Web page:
Move cars off the lot faster than you can drive them
2014 was a year marked by some grim auto industry news. Most notably by two major safety defects that cost dozens of lives, and billions of dollars to top automakers. But the year also brought product innovation, and an upward trend in sales that can hopefully continue into 2015. Here’s a look at some of the top automotive headlines that shaped the year.
Falling Oil and Gas Prices
2014 saw a fast drop in oil and gas prices, leaving consumers relieved but the U.S. oil industry reeling. The 2015 forecast for the national average price for a gallon of regular unleaded will be $2.60, according to the Energy Information Administration (EIA). Is it good or bad news for the auto industry? A little bit of both. Positive impact was apparent in sales at the end of the year: the auto industry had its best November in a decade. The surge in consumer demand for pickups and SUVs proved that Americans’ taste for gas-guzzlers has not faded. Yet downward trends in fuel prices could spell trouble in the auto industry: particularly for automakers who have based their strategies on higher fuel prices and tightened emission standards.
GM’s Ignition Switch Recall
General Motors expects to spend upwards of $400 million in compensation claims for those injured or killed by the now-recalled Chevrolet Cobalts, Saturn Ions, and other cars with defective ignition switches that can inadvertently disable engine power, power steering and air bags. The GM ignition switch defect has been linked to at least 42 deaths. In May, the company paid a record-setting $35 million fine to the National Highway Traffic Safety Administration for the delayed ignition switch recall, and agreed to up to three years of monitoring. The delayed recall has prompted investigations from the Justice Department, Congress, 48 state attorneys general, the Securities and Exchange Commission and U.S. and Canadian regulators.
Toyota fined $1.2 billion for Acceleration Problems
In another stunning safety recall this year, the Department of Justice levied a $1.2 billion penalty against Toyota— the largest penalty of its kind ever imposed on an automotive company — after admission that it misled U.S. consumers by concealing and making deceptive statements about two safety issues causing unintended acceleration. The DOJ has also imposed on Toyota an independent monitor to review and assess policies, practices and procedures related to Toyota’s safety-related public statements and reporting obligations.
Google Unveils Self-Driving Car
In May, Google unveiled its prototype self-driving car, controlled by an app but no physical controls, and announced the first fully-functional version this week. It’s one of seven companies to have won approval from California’s Department of Motor Vehicles to begin testing driverless cars on public roads since September. Over the next few years, Google hopes to test the pod-like vehicles on a widespread scale, with the goal of making a mainstream, commercially available self-driving car for the masses.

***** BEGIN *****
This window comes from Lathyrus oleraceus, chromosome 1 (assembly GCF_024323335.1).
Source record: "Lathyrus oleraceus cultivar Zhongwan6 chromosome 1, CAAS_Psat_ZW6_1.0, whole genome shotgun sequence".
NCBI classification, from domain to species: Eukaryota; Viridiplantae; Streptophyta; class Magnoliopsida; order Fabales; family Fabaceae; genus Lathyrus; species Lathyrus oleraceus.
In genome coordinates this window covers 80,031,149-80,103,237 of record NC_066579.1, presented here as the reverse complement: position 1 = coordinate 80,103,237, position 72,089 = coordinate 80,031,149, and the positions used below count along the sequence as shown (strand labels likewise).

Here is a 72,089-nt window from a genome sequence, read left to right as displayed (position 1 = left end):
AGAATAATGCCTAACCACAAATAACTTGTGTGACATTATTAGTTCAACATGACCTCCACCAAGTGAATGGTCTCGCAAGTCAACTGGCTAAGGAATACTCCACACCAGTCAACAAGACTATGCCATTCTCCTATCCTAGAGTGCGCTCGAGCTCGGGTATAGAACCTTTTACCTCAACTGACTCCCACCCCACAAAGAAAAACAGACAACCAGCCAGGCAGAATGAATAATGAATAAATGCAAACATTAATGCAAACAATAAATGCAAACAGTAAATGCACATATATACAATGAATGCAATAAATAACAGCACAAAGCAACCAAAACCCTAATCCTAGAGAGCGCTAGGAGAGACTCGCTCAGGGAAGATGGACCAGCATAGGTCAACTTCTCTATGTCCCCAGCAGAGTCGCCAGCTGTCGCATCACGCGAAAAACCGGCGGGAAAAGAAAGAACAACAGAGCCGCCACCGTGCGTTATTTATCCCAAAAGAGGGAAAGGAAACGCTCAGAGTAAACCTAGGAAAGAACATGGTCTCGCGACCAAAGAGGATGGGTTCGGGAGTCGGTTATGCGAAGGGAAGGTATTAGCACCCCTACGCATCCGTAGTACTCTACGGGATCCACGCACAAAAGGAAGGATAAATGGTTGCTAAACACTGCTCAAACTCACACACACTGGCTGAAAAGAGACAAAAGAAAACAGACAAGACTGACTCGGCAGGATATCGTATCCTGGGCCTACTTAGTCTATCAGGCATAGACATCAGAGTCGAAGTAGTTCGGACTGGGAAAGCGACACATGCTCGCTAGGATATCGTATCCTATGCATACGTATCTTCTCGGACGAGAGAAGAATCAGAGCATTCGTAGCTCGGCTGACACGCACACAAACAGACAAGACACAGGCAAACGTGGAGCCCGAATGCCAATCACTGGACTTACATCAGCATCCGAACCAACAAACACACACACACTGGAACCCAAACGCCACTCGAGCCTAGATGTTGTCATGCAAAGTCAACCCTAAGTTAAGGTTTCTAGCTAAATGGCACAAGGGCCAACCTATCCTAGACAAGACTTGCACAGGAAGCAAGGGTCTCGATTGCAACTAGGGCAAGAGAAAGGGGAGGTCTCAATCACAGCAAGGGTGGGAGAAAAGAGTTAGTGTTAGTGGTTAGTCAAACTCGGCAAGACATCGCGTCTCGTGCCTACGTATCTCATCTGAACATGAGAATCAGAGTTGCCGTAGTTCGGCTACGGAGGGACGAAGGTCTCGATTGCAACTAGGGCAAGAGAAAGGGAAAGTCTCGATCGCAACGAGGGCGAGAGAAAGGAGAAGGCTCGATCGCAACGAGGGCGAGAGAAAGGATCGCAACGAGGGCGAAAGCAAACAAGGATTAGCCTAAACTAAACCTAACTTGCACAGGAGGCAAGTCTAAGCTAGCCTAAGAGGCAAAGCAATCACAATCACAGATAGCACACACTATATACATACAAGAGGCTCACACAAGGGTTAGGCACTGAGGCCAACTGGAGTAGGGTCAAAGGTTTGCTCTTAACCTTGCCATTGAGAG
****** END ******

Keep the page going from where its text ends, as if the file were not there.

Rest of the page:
Subprime Auto Lenders Under Fire
State banking regulators, the U.S. Department of Justice, and the Consumer Financial Protection Bureau (CFPB) brought the hammer down on subprime auto lenders throughout 2014. Among the concerns: lenders engaging in predatory practices, discrimination, and inaccurate credit reporting. In September, the CFPB announced its oversight reach into nonbank auto lenders, and has since launched in-depth investigations of about 40 large auto lenders to determine whether the firms are following federal consumer-protection laws. Car dealers, who originate loans sold to auto lenders, have already had to adjust to the CFPB’s growing reach, and industry experts are expressing concern that the agency’s actions could drive up the cost of credit to consumers.
Federal Government Loses Billions on Auto Bailout Loans
In a final tally of the automaker bailout loan repayment, the U.S. government lost $9.26 according to the US Treasury Department. In its final report released this week, the treasury said it recovered $70.43 billion of the $79.69 billion it gave to General Motors Corp., Chrysler LLC and auto lending arms Ally Financial Inc. and Chrysler Financial. The government was repaid through a combination of stock sales, partial loan repayments, dividends and interest payments. Automotive industry analysts have argued that government losses paled in comparison to the impact that would have followed a collapse of GM and Chrysler, and the Obama administration continues its applause of the successes of the TARP program, which became a key part of Obama’s re-election.
US Auto Sales Best Year Since 2006
The U.S. auto industry ultimately came out ahead in 2014, with an estimated 16.4 million vehicles sold — the best total since 2006. Industry experts attribute the surge to a number of factors that worked in favor of the auto industry: falling gasoline prices, decrease in unemployment, low interest rates and an industry revival in production.
Wishing you a successful and happy 2015!